The condition of the working man in this country, what it is and has been, whether it is improving or retrograding,—is a question to which from statistics hitherto no solution can be got. Hitherto, after many tables and statements, one is still left mainly to what he can ascertain by his own eyes, looking at the concrete phenomenon for himself. There is no other method; and yet it is a most imperfect method. Each man expands his own handbreadth of observation to the limits of the general whole; more or less, each man must take what he himself has seen and ascertained for a sample of all that is seeable and ascertainable. Hence discrepancies, controversies, wide-spread, long-continued; which there is at present no means or hope of satisfactorily ending. When Parliament takes up 'the Condition-of-England question,' as it will have to do one day, then indeed much may be amended! Inquiries wisely gone into, even on this most complex matter, will yield results worth something, not nothing. But it is a most complex matter; on which, whether for the past or the present, Statistic Inquiry, with its limited means, with its short vision and headlong extensive dogmatism, as yet too often throws not light, but error worse than darkness.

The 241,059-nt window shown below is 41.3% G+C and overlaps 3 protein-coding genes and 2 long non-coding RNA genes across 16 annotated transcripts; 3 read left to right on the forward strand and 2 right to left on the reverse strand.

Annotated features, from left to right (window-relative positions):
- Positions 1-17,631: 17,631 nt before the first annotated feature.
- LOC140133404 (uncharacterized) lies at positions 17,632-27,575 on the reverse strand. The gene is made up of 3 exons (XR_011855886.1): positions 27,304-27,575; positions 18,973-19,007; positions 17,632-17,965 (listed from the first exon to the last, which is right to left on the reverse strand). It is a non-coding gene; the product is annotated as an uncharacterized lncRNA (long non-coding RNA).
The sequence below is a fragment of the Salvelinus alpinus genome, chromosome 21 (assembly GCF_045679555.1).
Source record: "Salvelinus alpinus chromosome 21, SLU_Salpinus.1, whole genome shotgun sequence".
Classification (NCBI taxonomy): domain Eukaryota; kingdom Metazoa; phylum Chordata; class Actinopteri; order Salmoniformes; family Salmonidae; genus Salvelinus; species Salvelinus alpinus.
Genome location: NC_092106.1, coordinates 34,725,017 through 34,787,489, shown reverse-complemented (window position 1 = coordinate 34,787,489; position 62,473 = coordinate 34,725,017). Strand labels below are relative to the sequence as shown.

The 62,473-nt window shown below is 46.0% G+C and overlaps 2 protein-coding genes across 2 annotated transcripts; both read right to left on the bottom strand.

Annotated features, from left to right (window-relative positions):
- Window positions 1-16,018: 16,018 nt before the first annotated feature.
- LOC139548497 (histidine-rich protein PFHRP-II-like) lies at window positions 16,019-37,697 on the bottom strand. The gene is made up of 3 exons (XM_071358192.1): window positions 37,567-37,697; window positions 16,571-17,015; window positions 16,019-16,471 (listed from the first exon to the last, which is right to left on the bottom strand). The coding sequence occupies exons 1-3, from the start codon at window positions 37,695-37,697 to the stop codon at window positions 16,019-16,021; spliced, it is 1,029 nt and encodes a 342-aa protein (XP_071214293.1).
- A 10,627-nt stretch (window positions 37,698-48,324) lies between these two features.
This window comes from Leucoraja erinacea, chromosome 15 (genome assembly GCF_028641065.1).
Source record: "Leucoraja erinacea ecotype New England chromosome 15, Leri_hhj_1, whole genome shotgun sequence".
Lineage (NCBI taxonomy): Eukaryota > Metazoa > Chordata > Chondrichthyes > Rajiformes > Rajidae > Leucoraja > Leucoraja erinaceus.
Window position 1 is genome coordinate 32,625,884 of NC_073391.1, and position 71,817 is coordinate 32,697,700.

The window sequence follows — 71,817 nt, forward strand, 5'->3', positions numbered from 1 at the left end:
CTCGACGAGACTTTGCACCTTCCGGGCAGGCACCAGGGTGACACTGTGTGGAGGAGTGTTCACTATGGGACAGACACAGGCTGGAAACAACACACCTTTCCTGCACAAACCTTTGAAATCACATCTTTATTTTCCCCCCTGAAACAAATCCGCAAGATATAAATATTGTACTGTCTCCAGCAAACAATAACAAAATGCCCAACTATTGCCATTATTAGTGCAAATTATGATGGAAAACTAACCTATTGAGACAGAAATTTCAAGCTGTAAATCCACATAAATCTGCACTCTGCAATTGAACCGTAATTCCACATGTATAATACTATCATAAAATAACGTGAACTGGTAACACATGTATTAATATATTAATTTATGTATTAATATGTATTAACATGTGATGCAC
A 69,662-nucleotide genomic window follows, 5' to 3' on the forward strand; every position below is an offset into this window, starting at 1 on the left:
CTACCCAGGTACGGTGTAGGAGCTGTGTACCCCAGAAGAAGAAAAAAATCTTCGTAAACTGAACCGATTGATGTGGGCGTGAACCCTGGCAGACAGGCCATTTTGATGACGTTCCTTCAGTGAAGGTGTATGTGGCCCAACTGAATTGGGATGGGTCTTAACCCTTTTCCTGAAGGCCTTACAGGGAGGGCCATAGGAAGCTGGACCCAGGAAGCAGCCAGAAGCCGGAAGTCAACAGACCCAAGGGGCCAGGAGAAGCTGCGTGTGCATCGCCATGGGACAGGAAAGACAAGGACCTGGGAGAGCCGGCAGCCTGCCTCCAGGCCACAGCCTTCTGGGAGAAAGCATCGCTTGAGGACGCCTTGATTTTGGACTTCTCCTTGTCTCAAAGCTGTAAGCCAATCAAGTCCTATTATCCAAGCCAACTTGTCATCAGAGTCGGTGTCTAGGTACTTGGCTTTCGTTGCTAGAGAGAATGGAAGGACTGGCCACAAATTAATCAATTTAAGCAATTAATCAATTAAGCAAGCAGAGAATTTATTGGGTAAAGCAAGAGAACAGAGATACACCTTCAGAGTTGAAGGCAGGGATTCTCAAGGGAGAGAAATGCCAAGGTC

What constitutes the well-being of a man? Many things ; of which the wages he gets, and the bread he buys with them, are but one preliminary item. Grant, however, that the wages were the whole; that once knowing the wages and the price of bread, we know all; then what are the wages? Statistic Inquiry, in its present unguided condition, cannot tell. The average rate of day's wages is not correctly ascertained for any portion of this country; not only not for half-centuries, it is not even ascertained anywhere for decades or years: far from instituting comparisons with the past, the present itself is unknown to us. And then, given the average of wages, what is the constancy of employment; what is the difficulty of finding employment; the fluctuation from season to season, from year to year? Is it constant, calculable wages; or fluctuating, incalculable, more or less of the nature of gambling? This secondary circumstance, of quality in wages, is perhaps even more important than the primary one of quantity. Farther we ask, Can the labourer, by thrift and industry, hope to rise to mastership; or is such hope cut off from him ? How is he related to his employer; by bonds of friendliness and mutual help; or by hostility, opposition, and chains of mutual necessity alone? In a word, what degree of contentment can a human creature be supposed to enjoy in that position? With hunger preying on him, his contentment is likely to be small! But even with abundance, his discontent, his real misery may be great. The labourer's feelings, his notion of being justly dealt with or unjustly; his wholesome composure, frugality, prosperity in the one case, his acrid unrest, recklessness, gin-drinking, and gradual ruin in the other,—how shall figures of arithmetic represent all this? So much is still to be ascertained; much of it by no means easy to ascertain! Till, among the 'Hill Cooly' and 'Dog-cart' questions, there arise in Parliament and extensively out of it a 'Condition-of-England question,' and quite a new set of inquirers and methods, little of it is likely to be ascertained.